It is a waste of good money to pay for a lawyer unless you have a problem. Seems like that makes a lot of sense. Same philosophy applies to “don’t see a doctor until you are really sick” and “don’t do any preventative maintenance on a machine until it breaks down.” Unless of course by the time you consider yourself sick, the disease is now at a stage when it is un-treatable or the machine now needs to be replaced because proper regular maintenance wasn’t done.

Most businesses that don’t have in house lawyers just can’t justify spending money for legal advice unless they really have to. They just don’t realize when that is until it is too late.

For example, Mr. or Ms. Business Owner is going to open another location in a shopping center. He or She has signed and negotiated leases in the past. No need to pay money to a lawyer who is going to charge $300-$500/hour to tell you what you already know. It is a shopping center lease, multiple pages, prepared for the landlord by some other lawyer. It is standard. Everyone in the shopping center signs it. All that matters is what the rental rate is and you know how to negotiate that. The problem is that you may be avoiding spending money now to avoid problems in the future that will cost a lot more later to solve (if they are not already un-solvable at that point).

First of all, leases (like all form contracts presented to business owners) can always be changed. Even though the landlord may have a standard contract the landlord will usually change it to get a good tenant. The landlord is in the business of keeping his rental income coming. The form lease they use is written with every possible aspect being in the landlord’s favor. The time to get the landlord to take out some of the one-sided nature of his form contract is in the beginning when the landlord’s main concern is renting the space to a good tenant.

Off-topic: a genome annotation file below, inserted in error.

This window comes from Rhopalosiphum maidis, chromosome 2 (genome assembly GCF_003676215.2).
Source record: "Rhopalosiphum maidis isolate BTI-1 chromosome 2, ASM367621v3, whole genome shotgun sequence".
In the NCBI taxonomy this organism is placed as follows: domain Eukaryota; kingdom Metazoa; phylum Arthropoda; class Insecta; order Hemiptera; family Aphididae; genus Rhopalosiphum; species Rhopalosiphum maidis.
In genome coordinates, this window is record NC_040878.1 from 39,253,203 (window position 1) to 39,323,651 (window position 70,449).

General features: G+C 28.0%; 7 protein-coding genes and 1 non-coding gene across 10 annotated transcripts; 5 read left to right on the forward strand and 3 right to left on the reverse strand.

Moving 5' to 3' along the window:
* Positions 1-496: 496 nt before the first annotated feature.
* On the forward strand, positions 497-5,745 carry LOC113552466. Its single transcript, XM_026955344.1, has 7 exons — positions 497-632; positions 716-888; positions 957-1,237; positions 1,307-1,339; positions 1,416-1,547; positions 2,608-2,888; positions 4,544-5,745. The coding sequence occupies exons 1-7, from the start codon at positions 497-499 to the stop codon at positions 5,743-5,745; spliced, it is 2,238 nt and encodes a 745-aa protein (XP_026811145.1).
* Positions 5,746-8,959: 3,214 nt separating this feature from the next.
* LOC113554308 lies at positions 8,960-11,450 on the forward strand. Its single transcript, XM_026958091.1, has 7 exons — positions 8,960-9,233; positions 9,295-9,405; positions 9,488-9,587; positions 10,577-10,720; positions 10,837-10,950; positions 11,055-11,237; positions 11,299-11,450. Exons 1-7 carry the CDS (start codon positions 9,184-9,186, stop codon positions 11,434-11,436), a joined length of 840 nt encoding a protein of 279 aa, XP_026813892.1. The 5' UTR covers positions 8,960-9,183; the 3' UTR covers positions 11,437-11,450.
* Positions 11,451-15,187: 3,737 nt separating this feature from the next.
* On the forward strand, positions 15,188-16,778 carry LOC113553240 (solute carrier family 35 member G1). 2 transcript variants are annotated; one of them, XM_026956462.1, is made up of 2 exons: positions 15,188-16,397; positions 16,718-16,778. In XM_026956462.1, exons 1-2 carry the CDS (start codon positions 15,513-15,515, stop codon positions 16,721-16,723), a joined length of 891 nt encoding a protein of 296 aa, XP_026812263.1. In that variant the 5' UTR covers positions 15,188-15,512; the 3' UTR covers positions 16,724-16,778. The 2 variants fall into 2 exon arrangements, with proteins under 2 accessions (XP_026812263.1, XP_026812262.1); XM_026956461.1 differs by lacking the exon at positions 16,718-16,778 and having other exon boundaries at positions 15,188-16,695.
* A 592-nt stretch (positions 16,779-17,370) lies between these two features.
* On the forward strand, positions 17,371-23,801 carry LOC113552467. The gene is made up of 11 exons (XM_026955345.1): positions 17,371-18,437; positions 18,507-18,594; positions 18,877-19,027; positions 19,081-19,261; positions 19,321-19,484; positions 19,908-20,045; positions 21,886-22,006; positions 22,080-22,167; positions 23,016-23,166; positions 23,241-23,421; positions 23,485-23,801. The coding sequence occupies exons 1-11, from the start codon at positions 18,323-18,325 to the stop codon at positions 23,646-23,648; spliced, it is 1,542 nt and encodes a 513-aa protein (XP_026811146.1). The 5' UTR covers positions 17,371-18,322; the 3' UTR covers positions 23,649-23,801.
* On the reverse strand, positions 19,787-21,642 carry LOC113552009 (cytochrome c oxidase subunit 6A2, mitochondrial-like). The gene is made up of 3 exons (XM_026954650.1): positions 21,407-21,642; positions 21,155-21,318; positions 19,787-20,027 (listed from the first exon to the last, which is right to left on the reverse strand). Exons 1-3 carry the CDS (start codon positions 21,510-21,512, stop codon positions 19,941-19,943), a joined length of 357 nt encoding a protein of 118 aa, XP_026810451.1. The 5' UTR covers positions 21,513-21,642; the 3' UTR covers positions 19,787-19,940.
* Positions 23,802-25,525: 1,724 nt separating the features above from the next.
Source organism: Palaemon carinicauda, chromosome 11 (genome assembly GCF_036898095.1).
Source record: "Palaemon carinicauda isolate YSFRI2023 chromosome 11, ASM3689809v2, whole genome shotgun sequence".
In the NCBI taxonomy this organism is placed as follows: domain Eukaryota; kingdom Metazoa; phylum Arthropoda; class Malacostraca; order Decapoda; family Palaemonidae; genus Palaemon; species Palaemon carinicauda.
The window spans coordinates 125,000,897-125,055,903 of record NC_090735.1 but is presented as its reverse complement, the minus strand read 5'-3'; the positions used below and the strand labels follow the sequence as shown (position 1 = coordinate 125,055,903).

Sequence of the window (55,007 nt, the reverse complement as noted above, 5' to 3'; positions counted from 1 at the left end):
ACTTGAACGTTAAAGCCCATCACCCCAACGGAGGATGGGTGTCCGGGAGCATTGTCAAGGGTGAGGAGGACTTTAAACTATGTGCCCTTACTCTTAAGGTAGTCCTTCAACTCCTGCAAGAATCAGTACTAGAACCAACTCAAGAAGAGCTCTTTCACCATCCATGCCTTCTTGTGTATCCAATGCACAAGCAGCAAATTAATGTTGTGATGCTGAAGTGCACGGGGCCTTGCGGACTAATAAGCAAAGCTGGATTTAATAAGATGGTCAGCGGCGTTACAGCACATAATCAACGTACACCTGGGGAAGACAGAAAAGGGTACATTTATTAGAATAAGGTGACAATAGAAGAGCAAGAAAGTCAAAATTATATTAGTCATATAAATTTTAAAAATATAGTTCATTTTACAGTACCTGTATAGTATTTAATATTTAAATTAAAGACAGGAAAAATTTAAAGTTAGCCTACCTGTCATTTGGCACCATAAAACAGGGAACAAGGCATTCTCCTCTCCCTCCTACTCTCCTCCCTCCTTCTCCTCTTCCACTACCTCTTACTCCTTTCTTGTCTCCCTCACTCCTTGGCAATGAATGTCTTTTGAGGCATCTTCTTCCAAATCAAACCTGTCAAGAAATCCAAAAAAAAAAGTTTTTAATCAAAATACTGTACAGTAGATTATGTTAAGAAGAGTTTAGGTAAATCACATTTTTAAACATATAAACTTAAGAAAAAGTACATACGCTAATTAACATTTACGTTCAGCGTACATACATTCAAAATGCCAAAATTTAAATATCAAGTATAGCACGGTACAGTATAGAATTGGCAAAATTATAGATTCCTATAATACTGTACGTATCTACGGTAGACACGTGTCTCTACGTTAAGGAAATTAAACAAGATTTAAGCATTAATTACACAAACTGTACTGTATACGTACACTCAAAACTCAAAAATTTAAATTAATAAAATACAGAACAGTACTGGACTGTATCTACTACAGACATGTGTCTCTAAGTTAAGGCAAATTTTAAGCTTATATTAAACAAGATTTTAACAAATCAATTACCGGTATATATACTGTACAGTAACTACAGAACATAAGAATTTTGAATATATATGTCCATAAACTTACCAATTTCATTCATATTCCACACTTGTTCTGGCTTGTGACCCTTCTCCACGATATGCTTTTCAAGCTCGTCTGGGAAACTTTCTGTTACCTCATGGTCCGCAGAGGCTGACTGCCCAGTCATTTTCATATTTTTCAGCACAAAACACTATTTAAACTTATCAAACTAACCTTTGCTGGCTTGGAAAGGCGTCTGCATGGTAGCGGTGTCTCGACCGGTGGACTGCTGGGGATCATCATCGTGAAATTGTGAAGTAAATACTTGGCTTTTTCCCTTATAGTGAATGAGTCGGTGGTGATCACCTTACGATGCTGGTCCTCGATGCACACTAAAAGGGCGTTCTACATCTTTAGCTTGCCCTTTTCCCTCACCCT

There are many things that the normal business owner will not even think about at this stage. Experienced lawyers will know from experience that these matters need to be addressed now. How is the CAM charge calculated? Are you paying for the property managers outrageous flat overhead mark-up? What happens if the shopping center remodels or expands? What effect will it have on your business? Will you lose traffic flow, close in parking and/or visibility? Does the landlord have the right to make changes in the center that can cause these problems? Can you get out of the lease if this happens? Lets say you have done your homework and think that this is the best location for your business? What if you are wrong? Did you get an escape clause that allows you to reasonably buy out your lease if you need to? Is the landlord restricted from renting to a competing business in your own center? Who is responsible for repair and particularly replacement of major systems like HVAC, sprinkler systems, electrical, exhaust systems? And this is not a even a complete list.

Companies with in house counsel can have input at every stage of this process. Smaller companies who take advantage of services provided by My Corporate Counsel can too.

What you don’t know can hurt you.